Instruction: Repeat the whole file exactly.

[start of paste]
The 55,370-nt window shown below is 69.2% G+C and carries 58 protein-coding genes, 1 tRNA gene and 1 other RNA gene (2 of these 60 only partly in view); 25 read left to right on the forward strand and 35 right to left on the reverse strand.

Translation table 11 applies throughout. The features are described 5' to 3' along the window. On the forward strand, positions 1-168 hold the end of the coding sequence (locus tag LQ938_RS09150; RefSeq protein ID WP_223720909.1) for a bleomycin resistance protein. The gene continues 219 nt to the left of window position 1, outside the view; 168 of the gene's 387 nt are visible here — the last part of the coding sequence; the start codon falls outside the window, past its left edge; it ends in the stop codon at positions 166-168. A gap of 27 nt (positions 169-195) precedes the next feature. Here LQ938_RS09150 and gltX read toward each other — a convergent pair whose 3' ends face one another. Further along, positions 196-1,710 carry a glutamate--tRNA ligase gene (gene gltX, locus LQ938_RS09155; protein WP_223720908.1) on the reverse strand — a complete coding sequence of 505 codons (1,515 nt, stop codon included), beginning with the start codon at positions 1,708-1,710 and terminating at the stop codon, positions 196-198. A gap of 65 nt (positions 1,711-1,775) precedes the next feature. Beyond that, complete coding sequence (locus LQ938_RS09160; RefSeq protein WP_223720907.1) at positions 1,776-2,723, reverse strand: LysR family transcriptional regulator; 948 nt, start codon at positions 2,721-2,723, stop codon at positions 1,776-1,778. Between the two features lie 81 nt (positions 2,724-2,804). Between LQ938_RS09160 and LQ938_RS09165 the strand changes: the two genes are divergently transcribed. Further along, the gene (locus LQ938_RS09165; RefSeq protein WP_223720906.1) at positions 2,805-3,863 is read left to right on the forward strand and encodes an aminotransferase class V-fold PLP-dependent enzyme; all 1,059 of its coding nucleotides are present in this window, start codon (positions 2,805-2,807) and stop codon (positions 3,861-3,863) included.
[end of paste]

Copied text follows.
The 55,370-nt window shown below is 69.2% G+C and carries 58 protein-coding genes, 1 tRNA gene and 1 other RNA gene (2 of these 60 only partly in view); 25 read left to right on the forward strand and 35 right to left on the reverse strand.

Translation table 11 applies throughout. The features are described 5' to 3' along the window. On the forward strand, positions 1-168 hold the end of the coding sequence (locus tag LQ938_RS09150; RefSeq protein ID WP_223720909.1) for a bleomycin resistance protein. The gene continues 219 nt to the left of window position 1, outside the view; 168 of the gene's 387 nt are visible here — the last part of the coding sequence; the start codon falls outside the window, past its left edge; it ends in the stop codon at positions 166-168. A gap of 27 nt (positions 169-195) precedes the next feature. Here LQ938_RS09150 and gltX read toward each other — a convergent pair whose 3' ends face one another. Further along, positions 196-1,710 carry a glutamate--tRNA ligase gene (gene gltX, locus LQ938_RS09155; protein WP_223720908.1) on the reverse strand — a complete coding sequence of 505 codons (1,515 nt, stop codon included), beginning with the start codon at positions 1,708-1,710 and terminating at the stop codon, positions 196-198. A gap of 65 nt (positions 1,711-1,775) precedes the next feature. Beyond that, complete coding sequence (locus LQ938_RS09160; RefSeq protein WP_223720907.1) at positions 1,776-2,723, reverse strand: LysR family transcriptional regulator; 948 nt, start codon at positions 2,721-2,723, stop codon at positions 1,776-1,778. Between the two features lie 81 nt (positions 2,724-2,804). Between LQ938_RS09160 and LQ938_RS09165 the strand changes: the two genes are divergently transcribed. Further along, the gene (locus LQ938_RS09165; RefSeq protein WP_223720906.1) at positions 2,805-3,863 is read left to right on the forward strand and encodes an aminotransferase class V-fold PLP-dependent enzyme; all 1,059 of its coding nucleotides are present in this window, start codon (positions 2,805-2,807) and stop codon (positions 3,861-3,863) included.